Use this URL to cite or link to this record in EThOS: http://ethos.bl.uk/OrderDetails.do?uin=uk.bl.ethos.492231
Title: Engine thermal management in light duty Diesel engine
Author: Pang, Hon Hou
Awarding Body: University of Bath
Current Institution: University of Bath
Date of Award: 2006
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Abstract:
This thesis presents the investigation into the potential of improving the performance of Diesel engine through changes in the engine thermal management with the flexibility of integrating the changes from the engine control strategy. Analysis into previous studies in related area has identified low coolant inlet temperature, split cooling system and control of lubricant oil temperature as the features which held such potential. These features are further studied by implementing them on a mass produced Diesel engine in an experimental investigation. Although the engine response on fuel consumption and NOx output for most of the test conditions follow established trends with regard operating temperature, where higher operating temperatures increase NOx output but lowers fuel consumption, there are few unusual responses which can only be accounted by minor change in combustion characteristics. To evaluate the effect of these features, the resulting engine responses from various thermal conditions is compared against those of conventional engine control parameters. It is found that changing the thermal settings can lower the engine fuel consumption much more effectively than changing the settings of engine control parameter but the situation is reversed in the case of NOx output. Further, net improvement offered by the thermal variation is established by integrating the effect of the thermal variation within the flexibility in the fuel injection timing to produce optimised solutions. The optimised solutions indicate that there is a specific set of optimum operating temperature for the cylinder head and engine block every engine speed and load condition. The trend of the required average metal temperature required for optimum engine performance indicate the need for an active controlled engine cooling system in Diesel engine for enhanced performance.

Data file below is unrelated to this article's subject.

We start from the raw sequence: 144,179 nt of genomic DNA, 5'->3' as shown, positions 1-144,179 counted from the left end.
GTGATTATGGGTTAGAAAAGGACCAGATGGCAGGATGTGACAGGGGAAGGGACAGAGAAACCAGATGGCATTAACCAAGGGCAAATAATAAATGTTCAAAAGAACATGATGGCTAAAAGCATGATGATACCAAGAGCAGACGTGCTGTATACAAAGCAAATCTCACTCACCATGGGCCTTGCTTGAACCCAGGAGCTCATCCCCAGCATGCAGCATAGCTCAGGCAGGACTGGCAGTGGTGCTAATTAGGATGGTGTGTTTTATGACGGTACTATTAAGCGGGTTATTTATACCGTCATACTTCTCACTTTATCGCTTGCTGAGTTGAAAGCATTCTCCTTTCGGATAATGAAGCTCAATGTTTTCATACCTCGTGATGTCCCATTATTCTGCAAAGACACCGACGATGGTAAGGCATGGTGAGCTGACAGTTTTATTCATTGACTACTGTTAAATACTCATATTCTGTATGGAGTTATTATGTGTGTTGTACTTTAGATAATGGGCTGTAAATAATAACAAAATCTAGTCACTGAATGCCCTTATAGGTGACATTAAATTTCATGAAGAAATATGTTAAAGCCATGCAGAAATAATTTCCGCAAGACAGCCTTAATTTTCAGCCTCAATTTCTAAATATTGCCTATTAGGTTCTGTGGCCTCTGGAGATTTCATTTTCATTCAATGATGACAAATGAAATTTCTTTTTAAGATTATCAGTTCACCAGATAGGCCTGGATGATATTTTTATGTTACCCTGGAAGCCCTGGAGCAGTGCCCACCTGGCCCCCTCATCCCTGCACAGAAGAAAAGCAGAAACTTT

Supervisor: Not available Sponsor: Not available
Qualification Name: University of Bath, 2006 Qualification Level: Doctoral
EThOS ID: uk.bl.ethos.492231  DOI: Not available
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